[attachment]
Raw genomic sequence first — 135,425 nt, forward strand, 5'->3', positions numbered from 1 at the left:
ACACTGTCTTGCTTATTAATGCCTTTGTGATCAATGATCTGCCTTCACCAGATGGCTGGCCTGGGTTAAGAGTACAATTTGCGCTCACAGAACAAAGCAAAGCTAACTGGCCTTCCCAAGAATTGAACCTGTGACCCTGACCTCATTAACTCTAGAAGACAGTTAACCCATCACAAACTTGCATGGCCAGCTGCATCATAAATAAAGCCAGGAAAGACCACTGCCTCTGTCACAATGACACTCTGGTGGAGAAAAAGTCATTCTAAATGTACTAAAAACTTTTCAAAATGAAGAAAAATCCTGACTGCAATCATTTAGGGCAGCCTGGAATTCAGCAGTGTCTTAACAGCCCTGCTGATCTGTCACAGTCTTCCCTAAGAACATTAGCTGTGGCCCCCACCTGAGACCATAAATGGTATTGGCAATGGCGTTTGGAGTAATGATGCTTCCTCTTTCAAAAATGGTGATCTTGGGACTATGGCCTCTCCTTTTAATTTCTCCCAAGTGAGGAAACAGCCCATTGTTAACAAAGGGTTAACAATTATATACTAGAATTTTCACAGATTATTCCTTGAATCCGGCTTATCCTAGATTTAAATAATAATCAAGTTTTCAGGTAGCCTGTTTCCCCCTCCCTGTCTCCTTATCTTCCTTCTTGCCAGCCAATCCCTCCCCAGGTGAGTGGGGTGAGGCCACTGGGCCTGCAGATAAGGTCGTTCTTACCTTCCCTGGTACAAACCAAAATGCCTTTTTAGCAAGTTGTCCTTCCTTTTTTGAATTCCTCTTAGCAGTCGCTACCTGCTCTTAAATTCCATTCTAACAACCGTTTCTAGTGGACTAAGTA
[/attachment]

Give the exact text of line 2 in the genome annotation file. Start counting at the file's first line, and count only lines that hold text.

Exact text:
ACACTGTCTTGCTTATTAATGCCTTTGTGATCAATGATCTGCCTTCACCAGATGGCTGGCCTGGGTTAAGAGTACAATTTGCGCTCACAGAACAAAGCAAAGCTAACTGGCCTTCCCAAGAATTGAACCTGTGACCCTGACCTCATTAACTCTAGAAGACAGTTAACCCATCACAAACTTGCATGGCCAGCTGCATCATAAATAAAGCCAGGAAAGACCACTGCCTCTGTCACAATGACACTCTGGTGGAGAAAAAGTCATTCTAAATGTACTAAAAACTTTTCAAAATGAAGAAAAATCCTGACTGCAATCATTTAGGGCAGCCTGGAATTCAGCAGTGTCTTAACAGCCCTGCTGATCTGTCACAGTCTTCCCTAAGAACATTAGCTGTGGCCCCCACCTGAGACCATAAATGGTATTGGCAATGGCGTTTGGAGTAATGATGCTTCCTCTTTCAAAAATGGTGATCTTGGGACTATGGCCTCTCCTTTTAATTTCTCCCAAGTGAGGAAACAGCCCATTGTTAACAAAGGGTTAACAATTATATACTAGAATTTTCACAGATTATTCCTTGAATCCGGCTTATCCTAGATTTAAATAATAATCAAGTTTTCAGGTAGCCTGTTTCCCCCTCCCTGTCTCCTTATCTTCCTTCTTGCCAGCCAATCCCTCCCCAGGTGAGTGGGGTGAGGCCACTGGGCCTGCAGATAAGGTCGTTCTTACCTTCCCTGGTACAAACCAAAATGCCTTTTTAGCAAGTTGTCCTTCCTTTTTTGAATTCCTCTTAGCAGTCGCTACCTGCTCTTAAATTCCATTCTAACAACCGTTTCTAGTGGACTAAGTA